8 Types of Patents
Is my idea patentable?
A lot of new inventors are doubtful that their idea is eligible for a patent. They shouldn’t. Even the most unlikely of ideas pass through the patent office every day.
For example, Patent Number 5443036: Method of Exercising a Cat
This inventor patented, “A method for inducing cats to exercise consists of directing a beam of invisible light produced by a hand-held laser apparatus onto the floor or wall or other opaque surface in the vicinity of the cat, then moving the laser so as to cause the bright pattern of light to move in an irregular way fascinating to cats, and to any other animal with a chase instinct.”
Basically, he patented pointing a laser beam at a wall for the amusement of his cat. Valid, groundbreaking and so much. Patentable nonetheless.
So what makes the difference? What kinds of ideas can be patented? And what can’t?
Today, you’ll learn the difference.
Patents – “Anything under the sun made by the hand of man…”
The general rule of patents is that they must be created by man. That’s a pretty broad statement, so let’s take a look at a short list with explanations.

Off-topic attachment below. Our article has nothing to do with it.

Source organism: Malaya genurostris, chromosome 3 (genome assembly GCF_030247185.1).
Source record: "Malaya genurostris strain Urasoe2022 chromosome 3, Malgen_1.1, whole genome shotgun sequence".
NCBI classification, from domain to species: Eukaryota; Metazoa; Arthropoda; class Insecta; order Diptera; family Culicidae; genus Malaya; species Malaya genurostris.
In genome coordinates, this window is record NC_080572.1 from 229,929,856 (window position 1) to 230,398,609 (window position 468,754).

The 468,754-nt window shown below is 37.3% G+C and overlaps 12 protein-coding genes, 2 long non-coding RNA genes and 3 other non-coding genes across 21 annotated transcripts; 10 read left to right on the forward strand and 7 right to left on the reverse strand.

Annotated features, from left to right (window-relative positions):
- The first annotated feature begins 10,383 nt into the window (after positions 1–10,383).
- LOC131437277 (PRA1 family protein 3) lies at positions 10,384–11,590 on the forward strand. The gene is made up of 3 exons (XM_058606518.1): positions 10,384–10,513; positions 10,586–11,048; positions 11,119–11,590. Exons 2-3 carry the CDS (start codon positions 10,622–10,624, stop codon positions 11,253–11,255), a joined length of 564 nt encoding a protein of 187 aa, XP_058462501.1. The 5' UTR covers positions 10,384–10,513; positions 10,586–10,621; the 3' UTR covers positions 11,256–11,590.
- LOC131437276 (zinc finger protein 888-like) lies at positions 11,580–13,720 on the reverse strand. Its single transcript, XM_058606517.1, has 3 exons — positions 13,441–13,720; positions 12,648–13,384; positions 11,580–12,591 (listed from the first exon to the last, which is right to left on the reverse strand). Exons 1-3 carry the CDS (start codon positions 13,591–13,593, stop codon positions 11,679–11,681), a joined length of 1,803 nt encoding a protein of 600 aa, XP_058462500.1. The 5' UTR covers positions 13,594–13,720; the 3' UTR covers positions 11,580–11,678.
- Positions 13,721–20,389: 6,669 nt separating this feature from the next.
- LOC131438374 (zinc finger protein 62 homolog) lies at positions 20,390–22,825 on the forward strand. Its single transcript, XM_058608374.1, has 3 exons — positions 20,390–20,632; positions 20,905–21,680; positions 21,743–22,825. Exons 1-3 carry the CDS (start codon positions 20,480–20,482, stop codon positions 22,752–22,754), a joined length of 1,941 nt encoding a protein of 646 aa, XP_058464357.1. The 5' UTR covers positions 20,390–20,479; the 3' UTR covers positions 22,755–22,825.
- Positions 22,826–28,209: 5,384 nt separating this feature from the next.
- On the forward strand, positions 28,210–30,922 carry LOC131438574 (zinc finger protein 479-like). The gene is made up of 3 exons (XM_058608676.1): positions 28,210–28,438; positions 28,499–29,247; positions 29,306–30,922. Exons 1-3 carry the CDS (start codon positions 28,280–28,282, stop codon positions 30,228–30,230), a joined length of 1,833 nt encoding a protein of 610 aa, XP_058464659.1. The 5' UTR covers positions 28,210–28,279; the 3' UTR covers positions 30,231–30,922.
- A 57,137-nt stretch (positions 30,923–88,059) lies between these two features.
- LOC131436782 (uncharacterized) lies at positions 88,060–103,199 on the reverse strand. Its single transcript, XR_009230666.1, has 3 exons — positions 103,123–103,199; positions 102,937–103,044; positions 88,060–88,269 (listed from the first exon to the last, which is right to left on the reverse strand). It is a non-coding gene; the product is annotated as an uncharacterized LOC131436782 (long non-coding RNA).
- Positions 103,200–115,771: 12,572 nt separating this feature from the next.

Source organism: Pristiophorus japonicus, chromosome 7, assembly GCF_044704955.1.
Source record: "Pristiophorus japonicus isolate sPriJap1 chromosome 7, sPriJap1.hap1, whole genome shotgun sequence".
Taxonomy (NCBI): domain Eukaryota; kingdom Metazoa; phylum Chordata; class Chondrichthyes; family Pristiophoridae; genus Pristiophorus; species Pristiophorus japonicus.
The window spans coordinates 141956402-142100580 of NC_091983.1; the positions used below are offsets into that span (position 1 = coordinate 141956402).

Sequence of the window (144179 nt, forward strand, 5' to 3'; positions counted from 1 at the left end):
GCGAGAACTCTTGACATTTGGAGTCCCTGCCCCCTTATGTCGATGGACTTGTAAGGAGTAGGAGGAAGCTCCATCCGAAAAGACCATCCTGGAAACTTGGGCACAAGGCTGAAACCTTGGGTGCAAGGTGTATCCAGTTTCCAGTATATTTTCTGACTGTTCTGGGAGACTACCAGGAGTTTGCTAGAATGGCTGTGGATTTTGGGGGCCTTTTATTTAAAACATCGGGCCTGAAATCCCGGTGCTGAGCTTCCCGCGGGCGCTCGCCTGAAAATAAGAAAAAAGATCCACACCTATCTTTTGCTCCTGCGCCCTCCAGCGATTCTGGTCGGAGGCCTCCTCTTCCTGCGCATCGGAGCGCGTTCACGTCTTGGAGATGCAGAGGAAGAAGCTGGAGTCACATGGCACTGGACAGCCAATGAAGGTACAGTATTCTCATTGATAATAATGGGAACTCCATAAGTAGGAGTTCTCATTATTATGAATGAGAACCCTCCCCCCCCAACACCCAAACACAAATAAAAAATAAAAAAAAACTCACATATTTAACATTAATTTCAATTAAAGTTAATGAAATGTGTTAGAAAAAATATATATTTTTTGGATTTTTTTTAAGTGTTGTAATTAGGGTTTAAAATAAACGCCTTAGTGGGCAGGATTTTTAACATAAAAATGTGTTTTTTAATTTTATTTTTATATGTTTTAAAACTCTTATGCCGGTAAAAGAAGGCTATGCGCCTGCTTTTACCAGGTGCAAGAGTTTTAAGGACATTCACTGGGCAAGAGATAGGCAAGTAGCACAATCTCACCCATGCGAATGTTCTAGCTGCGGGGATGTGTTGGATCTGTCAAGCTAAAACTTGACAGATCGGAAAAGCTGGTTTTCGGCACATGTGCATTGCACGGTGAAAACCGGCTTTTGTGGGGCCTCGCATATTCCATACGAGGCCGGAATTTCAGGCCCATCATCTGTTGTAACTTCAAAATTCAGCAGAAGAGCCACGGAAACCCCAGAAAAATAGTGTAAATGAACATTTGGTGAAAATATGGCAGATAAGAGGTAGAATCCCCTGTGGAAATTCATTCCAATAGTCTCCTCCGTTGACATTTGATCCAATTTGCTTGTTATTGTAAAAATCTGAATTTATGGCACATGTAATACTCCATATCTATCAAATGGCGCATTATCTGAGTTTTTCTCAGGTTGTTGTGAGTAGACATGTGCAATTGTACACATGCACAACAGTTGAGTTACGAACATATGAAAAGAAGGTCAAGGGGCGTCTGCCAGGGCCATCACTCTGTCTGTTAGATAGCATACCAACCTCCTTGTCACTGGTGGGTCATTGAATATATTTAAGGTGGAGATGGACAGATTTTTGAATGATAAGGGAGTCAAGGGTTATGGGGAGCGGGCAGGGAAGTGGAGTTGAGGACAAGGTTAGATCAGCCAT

1. Mechanical devices and articles of manufacture – The dictionary defines a mechanical device as “a mechanism consisting of a device that works on mechanical principles”. Pretty creative, huh? Anyways, if you can make a machine that is new and useful, you can patent it.
2. Processes – A process is simply a way of doing things. If you can make a better process for doing something, you have a good candidate for a patent.
3. Chemical compositions – Many new drugs fall under this category. Arranging chemicals to solve problems and then patenting them is a multi-billion dollar industry.
4. Computer programs – practically cornered the market when it patented the 1-Click ordering system. Since it owns the patent, no other website can use their proprietary system without paying a royalty and obtaining permission first.
5. Genetic organisms – This is a neat one and still up for debate in this new era of uncoding DNA.
6. Improvements – Do you have to have a brand new idea to get a patent? If not, do not despair. The vast majority of patents are for existing ideas that are improved.
7. Designs (Design Patent – surface ornamentation) – Keeping with the improvement theme, you don’t actually have to make something better to get a patent. You just have to make it look different.
8. Asexually reproduced plants (Plant Patent) – For the botanist/inventor in you.
That’s about it. That seems like it covers everything, but there are a few exceptions. For example you can’t patent:
— Laws of nature (E=MC2)
— Physical phenomena (gravity)
— Abstract ideas
— Inventions which are not useful or not operable (such as perpetual motion machines)
And of course if someone else owns your idea already, you can’t patent it (that’s why it’s always a good idea to do a patent search before undertaking the journey to get a patent).